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TECHNICAL PAPERS

Intelligent Modeling of Thrust Force in Drilling Process

[+] Author and Article Information
Ye Sheng1

 Accuray, Inc., 1310 Chesapeake Terrace, Sunnyvale, CA 94089ysheng@accuray.com

Masayoshi Tomizuka

Department of Mechanical Engineering, University of California, Berkeley, CA 94720

1

Address all correspondence to this author.

J. Dyn. Sys., Meas., Control 128(4), 846-855 (Feb 04, 2006) (10 pages) doi:10.1115/1.2361322 History: Received April 27, 2004; Revised February 04, 2006

In this paper, an intelligent modeling strategy for thrust force in drilling process is proposed. First of all, neural network (NN) models are developed to model the thrust force in drilling process. Second, drill head position information is included in the NN model to get better force prediction accuracy for entrance and exit drilling stages. Third, a fuzzy switching strategy is proposed to deal with the gain variation problem due to transitions from one drilling stage to another. Finally, gain variation due to drill wear is studied and the related modeling strategy is developed. Simulation and experimental results show that the proposed model works well over a wide operating range.

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Copyright © 2006 by American Society of Mechanical Engineers
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Figures

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Figure 1

Experimental setup

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Figure 2

Architecture of NN model with one hidden layer: (a) NNARX model; (b) NNOE model (note that the bias nodes are not shown)

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Figure 3

APRBS signal; AL specimen, CT drill, open loop: (a) force response; (b) command feed rate

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Figure 4

Validation results of NN models trained with APRBS signal; AL specimen, CT drill, open loop; solid lines represent the measured forces and dashed lines represent the simulated forces in (a) and (c): (a) force responses of the entire drilling process; (b) command feed rate of the entire drilling process; (c) force responses of the middle stage of the drilling process; (d) command feed rate of the middle stage of the drilling process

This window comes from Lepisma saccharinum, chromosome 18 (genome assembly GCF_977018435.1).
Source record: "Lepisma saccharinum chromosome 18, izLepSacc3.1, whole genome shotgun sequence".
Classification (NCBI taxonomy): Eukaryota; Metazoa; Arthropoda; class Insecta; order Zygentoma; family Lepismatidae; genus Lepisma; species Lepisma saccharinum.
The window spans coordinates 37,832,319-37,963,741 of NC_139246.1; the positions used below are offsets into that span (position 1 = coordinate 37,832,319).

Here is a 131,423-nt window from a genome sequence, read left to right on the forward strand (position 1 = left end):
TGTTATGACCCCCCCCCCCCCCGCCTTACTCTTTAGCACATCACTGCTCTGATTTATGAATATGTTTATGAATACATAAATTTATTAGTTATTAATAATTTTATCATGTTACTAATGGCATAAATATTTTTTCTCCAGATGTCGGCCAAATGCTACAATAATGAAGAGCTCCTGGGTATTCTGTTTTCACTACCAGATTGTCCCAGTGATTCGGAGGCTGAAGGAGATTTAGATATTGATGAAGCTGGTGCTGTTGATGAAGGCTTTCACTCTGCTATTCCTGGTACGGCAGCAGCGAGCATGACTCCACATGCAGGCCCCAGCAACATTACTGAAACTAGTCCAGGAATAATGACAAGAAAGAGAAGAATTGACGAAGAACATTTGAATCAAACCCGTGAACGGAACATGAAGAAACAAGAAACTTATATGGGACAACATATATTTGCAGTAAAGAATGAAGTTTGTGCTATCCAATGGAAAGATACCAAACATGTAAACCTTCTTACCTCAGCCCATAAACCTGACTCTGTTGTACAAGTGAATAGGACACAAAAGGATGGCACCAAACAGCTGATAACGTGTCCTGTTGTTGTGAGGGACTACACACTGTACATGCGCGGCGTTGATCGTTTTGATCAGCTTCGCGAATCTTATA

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Figure 5

Different drill-specimen relationships, the shadowed area of the drill head is the part which really takes part in drilling: (a) entrance stage; (b) middle stage; (c) exit stage

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Figure 6

Validation results of NN models; entrance stage of the drilling process; AL specimen, CT drill, open loop, solid lines represent the measured forces and dashed lines represent the simulated forces in (a) and (c): (a) force responses without the information of the drill head position; (b) command feed rate; (c) force responses with the information of the drill head position; (d) command feed rates

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Figure 7

Fuzzy membership function for drill depth, AL specimen, H=9.3mm, EM-US=B̂S−MX=2.2mm, EM-EML=EMR-EM=MX-MXL=MXR-MX=0.8mm

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Figure 8

Validation results of NN models; entrance stage of the drilling process; AL specimen, CT drill, open loop, solid lines represent the measured forces and dashed lines represent the simulated forces in (a): (a) force responses with the fuzzy switching strategy; (b) command feed rate

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Figure 9

Evolution of maximum force under constant command feed rate U=3.0V, open loop, CM specimen, HSS drill

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Figure 10

Evolution of maximum force under constant command feed rate U=1.8V, open loop, AL specimen, CT drill

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Figure 11

Neural models with switching strategy based on SN: switches S1-1 and S1-2 will switch to the same SN channel, N is the maximum number of holes satisfying certain specifications a drill can make

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Figure 12

Validation results of NN models; entire drilling process; AL specimen, CT drill, open loop; solid lines represent the measured forces and dashed lines represent the simulated forces in (c)–(f): (a) command feed rate with SN=1; (b) command feed rate with SN=6; (c) force responses, SN=1 for training and SN=1 for testing; (d) force responses, SN=6 for training and SN=6 for testing; (e) force responses, SN=1 for training and SN=6 for testing; (f) force responses, SN=6 for training and SN=1 for testing

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